VW Volkswagen is unaffected in the Middle East and North Africa. The German car manufacturer known as Volkswagen started its operation in 1937, being at the top of their game until recently crisis struck when it was allegedly claimed that the diesel emission tests they conducted in America might all be wrong. This has been reported as fraud as the sales made were accompanied by manipulated emission data. VW Volkswagen is the second largest auto maker in the world and this crisis lowered its engineering credibility as it played against the regulations. There was also news about the illegal use of defeat devices that altered the diesel emission results at the time the cars were tested for toxic nitrogen oxides. This cheating of emission tests could lead to a loss of 25 billion Euros for VW Volkswagen in the United States including fines and cash back for VW owners. However, VW Middle East stays unharmed on sales because these emission tests are not the top priority in Gulf States. Car inspection is relatively low because there are various automobiles imported regularly.
There are 11 million vehicles that were fitted with these defeat devices all over the United States and Europe which became a huge concern for the car owners. There are various models, 2.1 million VW Volkswagen cars that were affected by this scandal in America leading to a fall of more than 40 percent per share. Volkswagen is a manufacturer that works with clean technology to keep the environment free from harmful emissions, which made them popular in the European niche market and is where half of their vehicles are sold. The same higher than permitted emissions crisis struck in the UK. Customers called for compensation as it is against the law to sell a vehicle with misleading testing data. The US actually has tougher emission standards as compared to VW in the Middle East. It was hard for them to grab the US market, but the sales in Middle East remain more or less the same because their regulations don’t specify fuel efficient cars with more stringent requirements, as are required in America or Europe.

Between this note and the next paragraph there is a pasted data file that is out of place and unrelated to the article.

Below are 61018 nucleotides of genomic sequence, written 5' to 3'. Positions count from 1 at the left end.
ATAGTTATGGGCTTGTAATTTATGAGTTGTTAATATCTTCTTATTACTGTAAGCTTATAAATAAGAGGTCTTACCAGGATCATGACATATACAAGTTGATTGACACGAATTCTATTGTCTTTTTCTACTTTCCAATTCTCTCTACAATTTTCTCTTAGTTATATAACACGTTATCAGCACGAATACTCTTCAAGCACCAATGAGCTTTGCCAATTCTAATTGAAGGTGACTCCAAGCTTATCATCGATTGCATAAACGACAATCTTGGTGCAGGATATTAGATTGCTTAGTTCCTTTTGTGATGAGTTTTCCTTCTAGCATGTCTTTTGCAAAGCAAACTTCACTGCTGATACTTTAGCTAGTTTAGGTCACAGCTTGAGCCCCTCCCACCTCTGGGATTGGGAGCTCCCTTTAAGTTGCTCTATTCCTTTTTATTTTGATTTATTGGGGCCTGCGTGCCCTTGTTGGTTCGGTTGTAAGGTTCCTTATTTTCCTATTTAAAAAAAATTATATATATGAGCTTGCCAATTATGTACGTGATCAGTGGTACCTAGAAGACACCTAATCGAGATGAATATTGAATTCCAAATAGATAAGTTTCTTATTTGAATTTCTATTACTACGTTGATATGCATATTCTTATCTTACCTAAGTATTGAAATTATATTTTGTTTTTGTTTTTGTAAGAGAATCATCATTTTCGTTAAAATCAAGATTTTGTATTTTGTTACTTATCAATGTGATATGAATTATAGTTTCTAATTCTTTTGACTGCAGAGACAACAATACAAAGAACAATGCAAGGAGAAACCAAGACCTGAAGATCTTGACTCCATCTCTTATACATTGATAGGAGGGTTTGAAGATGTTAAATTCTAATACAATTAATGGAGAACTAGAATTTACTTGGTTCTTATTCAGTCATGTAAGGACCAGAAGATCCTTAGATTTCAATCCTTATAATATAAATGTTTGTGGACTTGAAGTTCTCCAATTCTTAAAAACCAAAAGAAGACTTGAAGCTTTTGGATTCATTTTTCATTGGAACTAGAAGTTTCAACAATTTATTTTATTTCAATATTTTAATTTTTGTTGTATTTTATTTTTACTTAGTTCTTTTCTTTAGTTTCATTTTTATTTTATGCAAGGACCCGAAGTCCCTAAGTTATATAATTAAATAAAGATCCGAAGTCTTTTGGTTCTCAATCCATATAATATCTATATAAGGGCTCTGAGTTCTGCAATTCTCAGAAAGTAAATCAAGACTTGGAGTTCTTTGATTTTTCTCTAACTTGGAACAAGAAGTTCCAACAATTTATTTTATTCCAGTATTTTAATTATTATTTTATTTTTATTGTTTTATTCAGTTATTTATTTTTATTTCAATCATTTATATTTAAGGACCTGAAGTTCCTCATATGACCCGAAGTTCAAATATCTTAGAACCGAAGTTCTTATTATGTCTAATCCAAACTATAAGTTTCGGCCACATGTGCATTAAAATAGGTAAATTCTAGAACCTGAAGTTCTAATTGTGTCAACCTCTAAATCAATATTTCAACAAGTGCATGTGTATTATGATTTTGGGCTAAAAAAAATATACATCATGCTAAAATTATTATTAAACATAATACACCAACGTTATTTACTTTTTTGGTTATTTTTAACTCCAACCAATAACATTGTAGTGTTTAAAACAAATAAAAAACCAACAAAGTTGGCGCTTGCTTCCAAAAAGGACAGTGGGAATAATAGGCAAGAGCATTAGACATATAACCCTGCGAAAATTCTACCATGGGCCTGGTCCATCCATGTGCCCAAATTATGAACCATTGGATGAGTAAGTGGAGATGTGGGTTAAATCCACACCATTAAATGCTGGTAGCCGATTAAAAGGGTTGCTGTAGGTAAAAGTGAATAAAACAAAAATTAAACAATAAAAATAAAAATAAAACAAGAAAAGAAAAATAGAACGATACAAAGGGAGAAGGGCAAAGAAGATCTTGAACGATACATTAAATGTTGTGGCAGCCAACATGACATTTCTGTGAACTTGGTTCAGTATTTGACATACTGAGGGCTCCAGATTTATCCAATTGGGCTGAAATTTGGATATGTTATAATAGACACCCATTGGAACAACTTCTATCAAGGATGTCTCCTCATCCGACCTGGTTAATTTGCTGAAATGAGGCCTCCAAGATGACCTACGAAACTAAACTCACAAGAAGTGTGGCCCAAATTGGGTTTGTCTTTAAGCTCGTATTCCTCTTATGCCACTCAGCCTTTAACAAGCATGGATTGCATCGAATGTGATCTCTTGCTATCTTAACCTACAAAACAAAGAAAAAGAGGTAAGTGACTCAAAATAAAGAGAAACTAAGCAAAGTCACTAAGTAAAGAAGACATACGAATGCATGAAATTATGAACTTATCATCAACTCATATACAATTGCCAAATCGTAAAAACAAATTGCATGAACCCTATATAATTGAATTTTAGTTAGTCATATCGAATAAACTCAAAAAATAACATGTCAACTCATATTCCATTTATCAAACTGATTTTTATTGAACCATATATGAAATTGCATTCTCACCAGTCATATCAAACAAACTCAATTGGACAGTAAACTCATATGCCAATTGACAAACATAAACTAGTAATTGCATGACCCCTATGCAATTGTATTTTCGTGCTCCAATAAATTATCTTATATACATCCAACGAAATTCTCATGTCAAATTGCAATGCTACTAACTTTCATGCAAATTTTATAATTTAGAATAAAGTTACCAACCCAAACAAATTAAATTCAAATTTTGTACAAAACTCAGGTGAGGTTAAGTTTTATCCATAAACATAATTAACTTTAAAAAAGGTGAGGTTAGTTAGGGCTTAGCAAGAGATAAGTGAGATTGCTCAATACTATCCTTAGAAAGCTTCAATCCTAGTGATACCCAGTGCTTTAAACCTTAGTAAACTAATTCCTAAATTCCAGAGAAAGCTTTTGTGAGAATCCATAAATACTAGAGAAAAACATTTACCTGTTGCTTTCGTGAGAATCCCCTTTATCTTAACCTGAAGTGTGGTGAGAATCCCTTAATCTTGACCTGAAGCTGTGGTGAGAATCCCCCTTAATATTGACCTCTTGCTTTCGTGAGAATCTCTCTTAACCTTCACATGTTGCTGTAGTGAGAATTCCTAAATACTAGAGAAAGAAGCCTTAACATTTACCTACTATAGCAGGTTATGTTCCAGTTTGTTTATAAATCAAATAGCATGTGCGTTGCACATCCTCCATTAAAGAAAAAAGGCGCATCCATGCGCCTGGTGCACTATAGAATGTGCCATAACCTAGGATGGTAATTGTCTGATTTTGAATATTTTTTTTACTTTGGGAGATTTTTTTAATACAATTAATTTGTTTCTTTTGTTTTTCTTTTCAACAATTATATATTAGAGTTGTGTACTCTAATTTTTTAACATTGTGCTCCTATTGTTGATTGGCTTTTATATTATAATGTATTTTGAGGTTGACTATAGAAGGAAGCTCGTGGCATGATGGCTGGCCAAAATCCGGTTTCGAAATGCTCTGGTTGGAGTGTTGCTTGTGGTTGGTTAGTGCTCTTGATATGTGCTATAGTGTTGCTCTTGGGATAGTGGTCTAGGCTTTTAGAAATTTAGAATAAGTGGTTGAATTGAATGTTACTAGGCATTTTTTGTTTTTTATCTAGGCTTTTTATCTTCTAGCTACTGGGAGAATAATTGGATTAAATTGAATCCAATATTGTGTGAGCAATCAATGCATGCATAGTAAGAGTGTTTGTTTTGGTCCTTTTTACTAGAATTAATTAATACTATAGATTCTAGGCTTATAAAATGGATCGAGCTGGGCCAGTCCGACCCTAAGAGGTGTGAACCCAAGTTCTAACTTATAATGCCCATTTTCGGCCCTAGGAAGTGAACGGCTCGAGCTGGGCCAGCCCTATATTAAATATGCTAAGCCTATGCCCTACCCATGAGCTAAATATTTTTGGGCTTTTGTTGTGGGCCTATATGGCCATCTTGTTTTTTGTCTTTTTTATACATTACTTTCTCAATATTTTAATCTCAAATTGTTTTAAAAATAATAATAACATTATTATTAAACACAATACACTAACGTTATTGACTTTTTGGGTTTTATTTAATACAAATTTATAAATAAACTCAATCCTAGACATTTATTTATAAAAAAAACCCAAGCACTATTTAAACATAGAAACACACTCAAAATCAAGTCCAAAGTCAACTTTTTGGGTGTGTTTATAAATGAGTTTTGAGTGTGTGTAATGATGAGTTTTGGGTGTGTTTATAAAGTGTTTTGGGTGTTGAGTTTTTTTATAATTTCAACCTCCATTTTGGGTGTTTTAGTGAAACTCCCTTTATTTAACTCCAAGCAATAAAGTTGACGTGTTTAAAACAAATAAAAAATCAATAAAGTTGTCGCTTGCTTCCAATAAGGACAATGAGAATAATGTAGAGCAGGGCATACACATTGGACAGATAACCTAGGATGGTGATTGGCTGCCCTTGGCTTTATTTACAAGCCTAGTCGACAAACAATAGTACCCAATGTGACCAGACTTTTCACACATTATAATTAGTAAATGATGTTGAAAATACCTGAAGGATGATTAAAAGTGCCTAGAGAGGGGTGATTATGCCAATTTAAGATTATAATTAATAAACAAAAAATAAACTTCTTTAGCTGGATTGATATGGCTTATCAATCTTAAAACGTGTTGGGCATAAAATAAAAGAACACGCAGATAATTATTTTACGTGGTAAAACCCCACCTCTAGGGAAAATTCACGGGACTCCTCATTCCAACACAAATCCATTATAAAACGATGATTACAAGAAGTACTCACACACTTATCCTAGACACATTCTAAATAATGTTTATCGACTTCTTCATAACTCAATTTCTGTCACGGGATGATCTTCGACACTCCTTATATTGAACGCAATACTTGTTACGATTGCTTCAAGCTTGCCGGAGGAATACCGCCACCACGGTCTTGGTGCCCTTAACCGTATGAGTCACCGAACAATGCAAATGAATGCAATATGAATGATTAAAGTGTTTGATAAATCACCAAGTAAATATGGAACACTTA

Another reason that caused minimal reaction from the Middle East in this emission test crisis was that Volkswagen didn’t sell diesel engines to the Middle East, therefore no cars were recalled. However, Qatar as shareholders of Volkswagen had to suffer a few losses. This was damaging enough for the company’s reputation and if they fail to work on their regulatory standards within their manufacturing factories they might have to face strict action from different governments. They deviated from their road test evaluations which has led to financial losses. The Middle East remains open to investigations related to this incident but this won’t affect them as no Volkswagen cars were sold to them in this period of time. This crisis has no quick fix as it has taken down their shares in the stock market which has caused immense loss for the manufacturers, but they can still resume their operations provided that they do not market vehicles with defeat devices, so that future sales made are not recalled from the Middle East.
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